Reposted from The Exchange. Read the original article here.
The Supreme Court of British Columbia made an order that the funds in a Registered Disability Savings Plan (RDSP) could not be seized by the Trustee-in-Bankruptcy of the bankrupt beneficiary to satisfy the claims of creditors.
The case of Re Alary is the first judicial consideration of this issue. RDSPs were introduced in 2008 by the Canada Disability Savings Act and amendments to the Income Tax Act. They allow for persons with disabilities to save for their future old age needs similar to a Registered Retirement Savings Plan (“RRSP”). The Government of Canada matches contributions to an RDSP, but also restricts how redemptions can be made. Unlike RRSPs, there is no explicit protection in federal or provincial legislation for RDSPs in claims by creditors or in bankuptcy proceedings.
In Re Alary, the trust instrument governing the RDSP complied with s. 146.4(4) of the Income Tax Act and included a term that the plan must be “operated exclusively for the benefit of the beneficiary under the plan”. The trust instrument further provided that payment “made to or on behalf of a creditor” of the beneficiary is deemed not to be for the benefit of the beneficiary, and a court order would be needed before any such payment was made. When the Trustee-in-Bankruptcy sought to seize a portion of the RDSP funds, the Royal Bank of Canada (RBC) sought the advice and directions of the Court.
Madam Justice Bruce held that resolution of this matter involved a balancing between the Bankruptcy and Insolvency Act, the provisions of the Income Tax Act, and the terms of the trust instrument for the RDSP. The trust instrument prohibits the payment of funds to creditors, but permits the Court to exercise a discretion to release funds to satisfy creditors. In the circumstances of this case, Madam Justice Bruce held that she would not exercise such discretion, and ordered RBC not to release funds from the RDSP to the Trustee-in-Bankruptcy.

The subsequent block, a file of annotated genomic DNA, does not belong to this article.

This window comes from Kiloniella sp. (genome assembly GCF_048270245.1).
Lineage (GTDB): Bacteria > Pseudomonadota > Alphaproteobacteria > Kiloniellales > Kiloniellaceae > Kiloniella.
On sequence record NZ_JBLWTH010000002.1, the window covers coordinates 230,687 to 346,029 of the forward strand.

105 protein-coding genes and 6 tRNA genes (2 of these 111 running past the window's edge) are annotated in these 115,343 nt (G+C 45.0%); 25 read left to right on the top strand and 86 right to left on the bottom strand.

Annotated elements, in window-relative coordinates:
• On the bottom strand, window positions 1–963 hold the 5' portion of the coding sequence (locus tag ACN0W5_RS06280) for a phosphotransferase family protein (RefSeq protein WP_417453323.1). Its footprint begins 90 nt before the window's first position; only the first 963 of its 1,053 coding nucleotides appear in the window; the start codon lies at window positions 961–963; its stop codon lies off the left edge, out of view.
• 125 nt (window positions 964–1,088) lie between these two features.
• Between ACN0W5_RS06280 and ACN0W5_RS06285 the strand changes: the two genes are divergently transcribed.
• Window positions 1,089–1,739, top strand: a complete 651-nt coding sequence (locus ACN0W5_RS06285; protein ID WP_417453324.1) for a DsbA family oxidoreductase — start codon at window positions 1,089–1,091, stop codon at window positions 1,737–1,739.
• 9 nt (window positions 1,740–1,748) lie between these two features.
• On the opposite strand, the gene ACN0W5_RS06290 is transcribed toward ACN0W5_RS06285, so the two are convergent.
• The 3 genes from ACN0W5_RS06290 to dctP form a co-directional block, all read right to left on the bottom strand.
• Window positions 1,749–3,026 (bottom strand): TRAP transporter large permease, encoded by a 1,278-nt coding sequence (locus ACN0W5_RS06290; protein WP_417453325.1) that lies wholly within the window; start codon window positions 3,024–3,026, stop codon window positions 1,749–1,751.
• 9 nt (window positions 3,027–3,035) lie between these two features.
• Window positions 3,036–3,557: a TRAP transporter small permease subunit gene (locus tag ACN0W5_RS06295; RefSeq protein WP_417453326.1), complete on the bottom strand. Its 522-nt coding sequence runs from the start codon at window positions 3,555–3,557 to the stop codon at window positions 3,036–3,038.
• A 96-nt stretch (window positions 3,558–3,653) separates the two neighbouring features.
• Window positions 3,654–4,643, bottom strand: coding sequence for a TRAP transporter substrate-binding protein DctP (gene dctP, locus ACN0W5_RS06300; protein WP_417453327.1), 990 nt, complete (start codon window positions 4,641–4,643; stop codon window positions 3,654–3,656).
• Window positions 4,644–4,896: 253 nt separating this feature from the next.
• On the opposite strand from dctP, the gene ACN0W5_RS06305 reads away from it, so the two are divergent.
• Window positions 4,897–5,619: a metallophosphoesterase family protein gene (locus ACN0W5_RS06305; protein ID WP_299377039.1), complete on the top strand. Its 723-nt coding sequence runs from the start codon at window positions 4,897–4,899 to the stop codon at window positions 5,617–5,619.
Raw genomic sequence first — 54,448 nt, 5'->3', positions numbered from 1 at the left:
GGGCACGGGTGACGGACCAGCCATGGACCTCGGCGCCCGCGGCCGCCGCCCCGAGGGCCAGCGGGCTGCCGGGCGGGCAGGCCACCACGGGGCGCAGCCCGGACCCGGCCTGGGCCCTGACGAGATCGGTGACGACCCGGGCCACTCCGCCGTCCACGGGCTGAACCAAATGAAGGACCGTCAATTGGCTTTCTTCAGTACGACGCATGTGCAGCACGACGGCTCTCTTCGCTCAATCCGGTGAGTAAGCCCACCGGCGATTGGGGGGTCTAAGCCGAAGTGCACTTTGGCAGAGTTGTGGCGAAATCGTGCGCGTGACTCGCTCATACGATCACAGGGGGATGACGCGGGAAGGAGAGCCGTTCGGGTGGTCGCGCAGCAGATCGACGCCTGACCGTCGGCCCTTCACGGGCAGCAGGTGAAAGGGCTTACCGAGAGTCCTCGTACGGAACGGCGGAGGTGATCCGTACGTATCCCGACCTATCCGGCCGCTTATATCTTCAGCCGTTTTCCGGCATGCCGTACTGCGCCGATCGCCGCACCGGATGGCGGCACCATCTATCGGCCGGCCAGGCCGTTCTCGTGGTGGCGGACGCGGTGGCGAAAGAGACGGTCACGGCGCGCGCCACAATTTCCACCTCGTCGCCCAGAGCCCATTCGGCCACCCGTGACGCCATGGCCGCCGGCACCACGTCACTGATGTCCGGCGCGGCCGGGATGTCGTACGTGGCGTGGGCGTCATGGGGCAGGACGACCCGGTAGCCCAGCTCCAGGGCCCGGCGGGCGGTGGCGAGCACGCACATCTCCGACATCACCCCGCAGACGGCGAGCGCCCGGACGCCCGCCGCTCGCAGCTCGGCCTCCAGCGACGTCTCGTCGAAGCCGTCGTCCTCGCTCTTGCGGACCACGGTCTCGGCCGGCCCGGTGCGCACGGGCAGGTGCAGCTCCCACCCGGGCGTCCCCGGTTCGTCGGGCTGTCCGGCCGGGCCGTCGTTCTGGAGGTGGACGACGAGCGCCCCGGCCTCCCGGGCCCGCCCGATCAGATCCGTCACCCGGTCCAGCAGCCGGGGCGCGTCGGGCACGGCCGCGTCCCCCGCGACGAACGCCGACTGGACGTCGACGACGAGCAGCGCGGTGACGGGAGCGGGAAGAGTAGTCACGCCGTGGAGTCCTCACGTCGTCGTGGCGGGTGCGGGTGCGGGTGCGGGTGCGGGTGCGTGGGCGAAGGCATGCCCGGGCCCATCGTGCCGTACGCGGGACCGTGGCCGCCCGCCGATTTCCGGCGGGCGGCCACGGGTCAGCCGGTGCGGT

A court should be guided by what is “just and equitable” in the particular circumstances. In this case, it would not be fair and equitable to permit funds from the RDSP to be paid to creditors. The RDSP had a value of $32,200. The maximum payment that could be made under the trust instrument and a legislative formula was $3,229. Such payment would trigger a requirement in the Canada Disability Savings Regulations for repayment of nearly $10,000 in government-funded benefits, leading to a substantial depletion in the value of the RDSP. In contrast, payment of $3,229 would represent a “minimal benefit” to the bankrupt’s creditors.
Bruce J. referred to the strong policy reasons for protecting RDSP funds.The underlying purpose of RDSPs is to ensure that severely disabled persons are able to save for their retirement, so as to be able to live with dignity or satisfy their basic needs. There is an even greater societal interest in preserving the integrity of RDSPs (as opposed to RRSPs) since a severely disabled person has less ability to work and save for their old age. RDSPs are strictly regulated and there are few opportunities for abuse by the beneficiary.
The Alary decision indicates that each case involving a creditor’s claim to an RDSP would be fact-specific and dependent upon the Court’s exercise of discretion. This decision also exposes the legislative gap in exempting RRSPs and RRIFs from seizure, but leaving RDSPs held by severely disabled persons exposed to such claims. The policy reasons underlying RDSPs, as identified by Madam Justice Bruce, provide an impetus for legislation, either federal or provincial, to correct this oversight.